Motivated by these findings, we have designed a kinetic metabolic framework for glial cell, to trace the possible changes that might be occurring within them during their transformation into gliomas. The model takes into account the metabolic reactions involved in the production of the tri-peptide complex, glutathione and ROS producing machinery. A part of the glycolytic pathway which enters the glycine-serine metabolism has been considered along with cystine and glutamate metabolism which result in the production of the components of the tri-peptide: glycine, cysteine and glutamate respectively. Herein, we considered the effect of these pathways on the anti-oxidant production machinery simultaneously looking for their effect on ROS production and scavenging and vice versa. To understand the effect of glutathione over ROS metabolism, reactions metabolizing the production of glutathione and ROS, along with the gsh-gssg cycle have been considered. Important reactions involving the nadph-nadp+ conversions have been considered, to take into account the changes in nadph/nadp+ ratio while manipulating h2o2-glutathione profiles. We postulate that the paradoxical behavior of ROS is governed by changes in the nadph/nadp+ and gsh/gssg when considered together. An increase in h2o2 along with a decline in both gsh/gssg and nadph/nadp+ will disrupt the cellular redox status and drive the cell towards apoptosis by inducing toxicity due to accumulation of ROS.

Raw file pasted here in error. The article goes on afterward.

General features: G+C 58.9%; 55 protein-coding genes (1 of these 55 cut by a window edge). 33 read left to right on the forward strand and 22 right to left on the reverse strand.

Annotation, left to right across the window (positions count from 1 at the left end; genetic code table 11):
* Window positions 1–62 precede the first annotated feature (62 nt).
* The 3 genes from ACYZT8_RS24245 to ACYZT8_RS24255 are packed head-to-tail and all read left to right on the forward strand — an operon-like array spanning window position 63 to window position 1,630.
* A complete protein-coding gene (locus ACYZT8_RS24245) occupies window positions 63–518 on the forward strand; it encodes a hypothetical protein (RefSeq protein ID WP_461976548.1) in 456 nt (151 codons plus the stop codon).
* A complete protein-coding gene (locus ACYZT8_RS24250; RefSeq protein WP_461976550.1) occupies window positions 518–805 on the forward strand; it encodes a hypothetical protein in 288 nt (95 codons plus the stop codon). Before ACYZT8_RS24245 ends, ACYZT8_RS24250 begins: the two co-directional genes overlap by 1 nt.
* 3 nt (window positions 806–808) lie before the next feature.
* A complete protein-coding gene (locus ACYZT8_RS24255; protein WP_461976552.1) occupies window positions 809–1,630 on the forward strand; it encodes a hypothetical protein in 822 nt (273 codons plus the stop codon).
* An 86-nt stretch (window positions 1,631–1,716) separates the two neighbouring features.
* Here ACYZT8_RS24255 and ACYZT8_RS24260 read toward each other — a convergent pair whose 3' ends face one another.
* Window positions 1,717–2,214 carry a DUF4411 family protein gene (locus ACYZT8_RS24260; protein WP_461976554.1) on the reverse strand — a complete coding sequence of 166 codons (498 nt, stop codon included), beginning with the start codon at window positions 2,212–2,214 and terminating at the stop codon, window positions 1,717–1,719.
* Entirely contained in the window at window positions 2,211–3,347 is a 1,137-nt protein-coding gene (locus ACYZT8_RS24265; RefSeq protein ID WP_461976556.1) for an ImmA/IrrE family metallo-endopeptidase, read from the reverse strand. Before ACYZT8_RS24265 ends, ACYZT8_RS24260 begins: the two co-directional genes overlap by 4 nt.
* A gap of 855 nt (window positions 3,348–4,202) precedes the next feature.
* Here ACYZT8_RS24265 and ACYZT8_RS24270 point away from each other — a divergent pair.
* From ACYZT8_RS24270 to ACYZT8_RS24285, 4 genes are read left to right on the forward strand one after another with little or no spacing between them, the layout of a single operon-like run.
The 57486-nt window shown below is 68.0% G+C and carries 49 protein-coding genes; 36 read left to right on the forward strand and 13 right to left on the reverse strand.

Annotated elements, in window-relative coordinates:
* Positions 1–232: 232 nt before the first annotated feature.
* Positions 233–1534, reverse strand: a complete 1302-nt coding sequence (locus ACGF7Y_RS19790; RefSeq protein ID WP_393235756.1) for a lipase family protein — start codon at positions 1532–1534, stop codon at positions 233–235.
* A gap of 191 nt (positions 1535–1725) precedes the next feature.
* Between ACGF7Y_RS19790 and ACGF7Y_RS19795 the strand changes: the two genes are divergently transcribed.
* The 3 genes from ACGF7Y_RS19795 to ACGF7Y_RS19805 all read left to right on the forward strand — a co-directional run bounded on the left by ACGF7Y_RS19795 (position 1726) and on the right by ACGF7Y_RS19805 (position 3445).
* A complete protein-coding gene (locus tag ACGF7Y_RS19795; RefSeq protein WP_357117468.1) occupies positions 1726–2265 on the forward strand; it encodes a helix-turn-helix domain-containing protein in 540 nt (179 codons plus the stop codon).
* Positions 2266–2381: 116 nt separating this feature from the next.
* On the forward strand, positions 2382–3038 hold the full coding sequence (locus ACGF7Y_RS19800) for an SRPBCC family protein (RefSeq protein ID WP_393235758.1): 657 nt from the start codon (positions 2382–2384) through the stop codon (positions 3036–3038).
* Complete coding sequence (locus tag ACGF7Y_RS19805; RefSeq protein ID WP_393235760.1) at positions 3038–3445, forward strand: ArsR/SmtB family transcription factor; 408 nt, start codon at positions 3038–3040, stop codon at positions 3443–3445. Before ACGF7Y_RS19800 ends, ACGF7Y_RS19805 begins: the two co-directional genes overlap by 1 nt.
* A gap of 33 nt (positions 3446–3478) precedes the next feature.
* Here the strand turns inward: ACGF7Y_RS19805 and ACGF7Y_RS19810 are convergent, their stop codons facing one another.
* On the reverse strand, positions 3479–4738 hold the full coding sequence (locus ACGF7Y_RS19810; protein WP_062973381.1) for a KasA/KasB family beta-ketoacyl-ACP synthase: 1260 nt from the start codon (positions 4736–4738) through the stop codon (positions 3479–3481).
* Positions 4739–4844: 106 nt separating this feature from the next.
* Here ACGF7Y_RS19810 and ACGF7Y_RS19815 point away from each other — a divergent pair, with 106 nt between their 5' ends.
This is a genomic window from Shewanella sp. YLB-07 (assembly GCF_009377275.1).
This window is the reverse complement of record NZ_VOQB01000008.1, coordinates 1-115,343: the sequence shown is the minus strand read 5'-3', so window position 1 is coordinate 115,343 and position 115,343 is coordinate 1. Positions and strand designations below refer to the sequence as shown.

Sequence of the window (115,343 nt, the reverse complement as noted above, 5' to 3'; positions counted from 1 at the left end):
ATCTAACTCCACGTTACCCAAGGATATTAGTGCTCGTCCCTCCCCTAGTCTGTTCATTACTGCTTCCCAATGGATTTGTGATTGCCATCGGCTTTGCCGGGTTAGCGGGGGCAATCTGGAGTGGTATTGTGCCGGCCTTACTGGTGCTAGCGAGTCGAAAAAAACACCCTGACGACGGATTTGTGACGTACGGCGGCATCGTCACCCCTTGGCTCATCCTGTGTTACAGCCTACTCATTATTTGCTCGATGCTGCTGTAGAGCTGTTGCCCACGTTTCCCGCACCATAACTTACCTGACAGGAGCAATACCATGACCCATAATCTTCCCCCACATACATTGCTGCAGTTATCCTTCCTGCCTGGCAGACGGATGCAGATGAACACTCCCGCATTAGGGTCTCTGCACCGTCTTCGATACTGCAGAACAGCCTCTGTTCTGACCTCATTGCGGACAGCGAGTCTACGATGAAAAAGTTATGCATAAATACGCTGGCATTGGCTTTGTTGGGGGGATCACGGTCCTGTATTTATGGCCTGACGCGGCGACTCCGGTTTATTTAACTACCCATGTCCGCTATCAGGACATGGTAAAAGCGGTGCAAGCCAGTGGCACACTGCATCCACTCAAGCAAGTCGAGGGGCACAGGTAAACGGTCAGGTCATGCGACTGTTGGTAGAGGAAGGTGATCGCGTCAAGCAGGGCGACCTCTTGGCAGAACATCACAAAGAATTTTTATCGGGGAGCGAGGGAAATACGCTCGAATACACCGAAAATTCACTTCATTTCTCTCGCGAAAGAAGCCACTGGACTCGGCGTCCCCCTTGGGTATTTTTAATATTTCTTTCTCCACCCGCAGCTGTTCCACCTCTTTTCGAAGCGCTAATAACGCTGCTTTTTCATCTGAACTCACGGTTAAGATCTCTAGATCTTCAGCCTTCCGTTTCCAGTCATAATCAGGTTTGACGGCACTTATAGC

Numerical simulations of the model provide us with a set of sensitive enzyme parameters, which are affected during a transition from normal glial conditions to hypoxia to the development of gliomas. Upon introducing variations into the parameters which are sensitive under normal glial conditions, interesting changes in the dynamics of h2o2, nadph/nadp+ and gsh/gssg could be observed. The uptake of oxygen by the cells has been represented by the Michaelis-Menten equation form where determines the affinity of the cell for external oxygen. A decrease in results into a decline in the external oxygen concentration as the cellular affinity for external oxygen increases. This represents a condition with high cellular oxygen demand which is reflected as hypoxia in the external microenvironment.